MEXICO CITY -- The Service Employees International Union (SEIU) and a Mexican labor lawyers group today filed a path breaking complaint with Mexico's Department of Labor challenging Alabama's anti-immigrant law HB 56 under the supplemental labor agreement of the North American Free Trade Agreement (NAFTA).
In the North American Agreement on Labor Cooperation (NAALC), the United States committed to uphold international labor principles and to effectively enforce labor laws related to those principles. The NAFTA labor agreement is the only trade agreement with a clause that specifically protects the rights of migrant workers, requiring that they be given the same legal protection as U.S. nationals in respect of working conditions.
Calling Alabama's anti-immigrant law "discriminatory" and "abusive" toward all workers - not just immigrants - the complaint filed by the SEIU and the Mexican National Association of Democratic Lawyers (ANAD) says that HB 56 violates international human rights and labor rights standards and undermines the ability of federal authorities to effectively enforce labor and employment laws.
"We are going to fight HB 56 with everything we can bring to bear under U.S. law," said Eliseo Medina, SEIU's International Secretary-Treasurer. "But we're not going to stop at our borders - we are bringing the fight to a global stage and putting HB 56 under international scrutiny."
ANAD also pledged its full support. "In solidarity with SEIU and workers in Alabama, ANAD and our allies in Mexican social movements will urge our government to move quickly to investigate the effects of the anti-immigrant Alabama law and to cooperate with the U.S. government to stop the abuses that this law is causing," ANAD stated.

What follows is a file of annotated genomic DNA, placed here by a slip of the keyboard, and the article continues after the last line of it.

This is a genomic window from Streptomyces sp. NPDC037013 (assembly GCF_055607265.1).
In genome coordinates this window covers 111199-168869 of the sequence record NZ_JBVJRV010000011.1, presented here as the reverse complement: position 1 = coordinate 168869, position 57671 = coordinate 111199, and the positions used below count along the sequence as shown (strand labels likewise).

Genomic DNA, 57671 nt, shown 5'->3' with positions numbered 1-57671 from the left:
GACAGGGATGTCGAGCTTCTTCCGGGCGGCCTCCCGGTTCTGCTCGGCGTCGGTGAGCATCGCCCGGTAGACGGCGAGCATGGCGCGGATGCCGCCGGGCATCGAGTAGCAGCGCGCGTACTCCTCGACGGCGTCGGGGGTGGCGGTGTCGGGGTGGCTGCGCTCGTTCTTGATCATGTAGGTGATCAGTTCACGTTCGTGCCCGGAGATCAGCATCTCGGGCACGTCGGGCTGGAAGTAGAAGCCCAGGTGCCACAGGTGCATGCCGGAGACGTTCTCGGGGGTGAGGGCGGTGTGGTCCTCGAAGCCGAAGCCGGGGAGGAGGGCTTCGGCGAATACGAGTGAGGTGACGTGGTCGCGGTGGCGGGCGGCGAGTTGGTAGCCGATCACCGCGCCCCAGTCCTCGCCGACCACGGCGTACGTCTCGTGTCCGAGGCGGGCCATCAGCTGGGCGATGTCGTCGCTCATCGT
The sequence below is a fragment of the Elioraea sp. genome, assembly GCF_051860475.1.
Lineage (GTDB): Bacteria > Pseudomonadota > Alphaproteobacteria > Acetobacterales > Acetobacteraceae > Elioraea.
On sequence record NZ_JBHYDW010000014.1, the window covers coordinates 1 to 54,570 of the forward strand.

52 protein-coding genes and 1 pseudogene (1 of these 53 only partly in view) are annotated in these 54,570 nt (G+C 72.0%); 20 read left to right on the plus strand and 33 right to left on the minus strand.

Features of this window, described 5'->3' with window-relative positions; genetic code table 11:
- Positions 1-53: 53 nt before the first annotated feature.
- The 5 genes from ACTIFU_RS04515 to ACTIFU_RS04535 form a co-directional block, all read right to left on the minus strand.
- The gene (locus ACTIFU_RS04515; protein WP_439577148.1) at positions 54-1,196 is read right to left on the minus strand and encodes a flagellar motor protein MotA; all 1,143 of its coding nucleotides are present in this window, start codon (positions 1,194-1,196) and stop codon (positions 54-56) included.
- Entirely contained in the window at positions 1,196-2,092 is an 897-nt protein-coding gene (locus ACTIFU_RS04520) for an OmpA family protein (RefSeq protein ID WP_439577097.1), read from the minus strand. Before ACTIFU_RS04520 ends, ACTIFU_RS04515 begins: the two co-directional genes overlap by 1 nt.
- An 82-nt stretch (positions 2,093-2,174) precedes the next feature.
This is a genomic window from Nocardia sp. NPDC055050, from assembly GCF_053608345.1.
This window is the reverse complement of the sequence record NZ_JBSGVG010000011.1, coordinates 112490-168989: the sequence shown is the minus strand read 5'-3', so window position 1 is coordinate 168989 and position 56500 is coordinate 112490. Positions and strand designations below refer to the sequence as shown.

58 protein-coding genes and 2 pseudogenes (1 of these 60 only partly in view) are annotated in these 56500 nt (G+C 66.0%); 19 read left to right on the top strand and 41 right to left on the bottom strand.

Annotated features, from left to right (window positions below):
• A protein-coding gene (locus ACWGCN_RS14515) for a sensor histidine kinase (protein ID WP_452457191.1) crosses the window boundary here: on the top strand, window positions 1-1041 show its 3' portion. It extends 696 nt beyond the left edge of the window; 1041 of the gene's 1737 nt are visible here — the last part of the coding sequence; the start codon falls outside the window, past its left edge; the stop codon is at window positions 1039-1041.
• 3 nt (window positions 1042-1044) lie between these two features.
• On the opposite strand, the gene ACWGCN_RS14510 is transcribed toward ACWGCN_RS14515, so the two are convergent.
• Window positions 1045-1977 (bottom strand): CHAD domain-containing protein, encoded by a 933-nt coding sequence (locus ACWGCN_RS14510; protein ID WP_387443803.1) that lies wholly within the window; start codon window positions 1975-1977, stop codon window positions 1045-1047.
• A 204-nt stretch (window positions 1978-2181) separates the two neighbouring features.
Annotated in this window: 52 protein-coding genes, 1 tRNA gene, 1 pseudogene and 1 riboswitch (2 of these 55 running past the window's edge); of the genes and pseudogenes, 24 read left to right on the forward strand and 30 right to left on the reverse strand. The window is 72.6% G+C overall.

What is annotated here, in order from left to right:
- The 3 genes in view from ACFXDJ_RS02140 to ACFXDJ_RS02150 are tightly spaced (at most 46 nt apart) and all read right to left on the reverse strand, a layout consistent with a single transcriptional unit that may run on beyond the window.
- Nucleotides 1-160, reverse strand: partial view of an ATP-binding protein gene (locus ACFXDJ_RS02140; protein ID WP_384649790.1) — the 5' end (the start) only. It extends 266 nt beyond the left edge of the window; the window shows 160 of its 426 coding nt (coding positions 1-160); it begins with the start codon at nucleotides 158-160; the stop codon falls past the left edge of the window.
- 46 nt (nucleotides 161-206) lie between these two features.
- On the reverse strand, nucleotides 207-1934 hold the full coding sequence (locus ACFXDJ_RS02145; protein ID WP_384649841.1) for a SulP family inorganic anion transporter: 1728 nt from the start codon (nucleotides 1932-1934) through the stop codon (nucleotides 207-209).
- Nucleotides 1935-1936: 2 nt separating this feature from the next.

On April 2, SEIU filed a complaint with the International Labor Organization (ILO) in Geneva, Switzerland, charging that HB 56 violates workers' rights to organize and bargain collectively under international standards.
The new NAFTA labor complaint also cites the Alabama law's "devastating" impact on workers' organizing and collective bargaining rights, as well as involvement in workers' centers, community groups and other freedom of association activities that are supposed to be protected under the NAFTA and CAFTA labor clauses.
The NAFTA complaint further charges that HB 56 leads to increased minimum wage and overtime violations, workplace health and safety hazards, and discrimination against workers who "look" or "sound" foreign. Alabama's HB 56 undermines the ability of the United States to meet its obligations under the trade agreements international standards and to effectively enforce laws to halt such abuses, the complaint concludes.
The Mexican labor department will now evaluate the complaint and seek additional information from the complaining parties in preparation for a wider-ranging investigation and report. The investigation may require hearings in Mexico in which Alabama workers and their allies can testify about the effects of HB 56 on workers' rights.
"As officials begin investigating, we are confident they will see HB 56 for what it is: an immoral racial profiling law that had no grounds to begin with but which now threatens workers and economic stability," Medina said.
Read the complaint in English:
Read the complaint in Spanish: